Letters to the Editor
First Monday

Letters to the


Date: Thu, 6 May 1999 15:30:52 +0100
From: Claire Jones
To: ejv@uic.edu
Subject: Congratulations in your Web site!

Dear Webmaster

I would like to inform you that a link to First Monday has been added to the Internet Free-Press Web site. You can access the IF-P Links section at http://www.free-press.com/ links where you will find your site listed under the category of Electronic Publishing. First Monday was selected as a good example of an electronic resource and felt worthy of being exhibited as such to our visitors.

Can I encourage you to visit Internet Free-Press (at http://www.free-press.com) and join our online community of those interested and involved in the field of electronic publishing? May I also request that you include a link to us from your Web site if you feel that Internet Free-Press would be a useful electronic publishing resource for your visitors. I have attached a choice of small images that you may or may not wish to include along with a hypertext link to http://www.free-press.com

Thank you for providing such an informative and interesting site.

Warm regards



Claire Jones
Brand Executive: Internet Free-Press

Tel: +44 (0) 1274 785132
Fax: +44 (0) 1274 777201

Date: Fri, 23 Apr 1999 09:44:04 -0500
From: Jay Woods
To: ejv@uic.edu
Subject: Scholarly Publishing, Peer Review and The Internet

Dear Sir:

I have a couple of comments on Peter Roberts' excellent article.

Starting with a quote from the paper:

"These 'Great Books' have been converted to hypertext mark-up language (HTML) - a few are still available in ASCII form - and housed in large, well-organised collections through comprehensive scholarly initiatives such as Project Gutenberg."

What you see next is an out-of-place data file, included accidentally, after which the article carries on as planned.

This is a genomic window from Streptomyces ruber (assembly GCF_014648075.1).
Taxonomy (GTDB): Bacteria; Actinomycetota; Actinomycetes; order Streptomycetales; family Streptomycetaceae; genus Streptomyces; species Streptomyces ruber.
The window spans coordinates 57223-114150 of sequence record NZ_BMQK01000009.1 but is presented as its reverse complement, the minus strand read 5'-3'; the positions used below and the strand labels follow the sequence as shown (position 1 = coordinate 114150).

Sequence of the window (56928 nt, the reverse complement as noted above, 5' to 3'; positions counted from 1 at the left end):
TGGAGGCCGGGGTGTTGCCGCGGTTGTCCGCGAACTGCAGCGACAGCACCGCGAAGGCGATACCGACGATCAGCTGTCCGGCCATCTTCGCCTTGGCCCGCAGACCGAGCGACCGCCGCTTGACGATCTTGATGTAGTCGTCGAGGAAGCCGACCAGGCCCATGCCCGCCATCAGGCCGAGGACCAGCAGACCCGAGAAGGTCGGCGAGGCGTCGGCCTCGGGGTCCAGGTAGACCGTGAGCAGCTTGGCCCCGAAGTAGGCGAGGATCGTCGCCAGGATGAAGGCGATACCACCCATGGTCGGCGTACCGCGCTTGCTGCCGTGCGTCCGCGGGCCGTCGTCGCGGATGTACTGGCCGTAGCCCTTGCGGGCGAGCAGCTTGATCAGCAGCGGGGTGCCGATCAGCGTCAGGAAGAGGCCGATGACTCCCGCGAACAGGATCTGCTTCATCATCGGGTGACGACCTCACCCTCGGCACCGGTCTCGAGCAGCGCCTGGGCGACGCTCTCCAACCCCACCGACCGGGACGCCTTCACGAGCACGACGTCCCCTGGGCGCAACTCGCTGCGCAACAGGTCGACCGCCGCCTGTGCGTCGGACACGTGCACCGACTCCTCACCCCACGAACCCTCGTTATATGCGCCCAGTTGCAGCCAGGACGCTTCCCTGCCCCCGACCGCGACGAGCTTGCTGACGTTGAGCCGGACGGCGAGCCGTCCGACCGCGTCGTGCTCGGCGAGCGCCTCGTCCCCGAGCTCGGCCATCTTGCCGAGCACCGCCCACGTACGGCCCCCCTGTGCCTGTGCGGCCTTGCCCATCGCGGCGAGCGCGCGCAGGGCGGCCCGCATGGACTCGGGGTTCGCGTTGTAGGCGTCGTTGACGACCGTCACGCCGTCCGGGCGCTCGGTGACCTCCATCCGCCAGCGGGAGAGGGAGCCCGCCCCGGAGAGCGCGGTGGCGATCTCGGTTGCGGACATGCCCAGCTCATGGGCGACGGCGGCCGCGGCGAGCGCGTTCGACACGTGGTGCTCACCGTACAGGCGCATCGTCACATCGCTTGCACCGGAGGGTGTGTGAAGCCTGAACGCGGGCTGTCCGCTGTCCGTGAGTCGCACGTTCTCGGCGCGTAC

An implication of this sentence is that Project Gutenberg offers books in HTML. In fact they offer about 2,000 texts in ASCII as a matter of policy. The large, well-organised collection of HTML (8,731 books this morning) is Books-On-Line. I understand your reluctance to get into much detail on this question. My list of sites is well behind and with the backlog is over 100 long.

The second is a general observation: I hope that you reach beyond the anecdotal evidence soon for a model of the process with figures to back it up.

"In the case of journals, much depends on the goodwill of editors. Anecdotal tales of being 'set up' by editors abound in academic corridors. Such experiences - where referees known to be especially 'vicious' in their criticisms, or to have strong prejudices against particular perspectives, are selected - can be devastating for beginning scholars setting out on the path to an academic career."

An example here is to trace a random selection of papers to determine how they ended up in the journals that they did. If the papers involved the type of problem highlighted above then, what was the outcome in terms of citation? Are the problems clustered by journal? In other words try to establish that there are real problems with certain editors that involve bad selection criteria.


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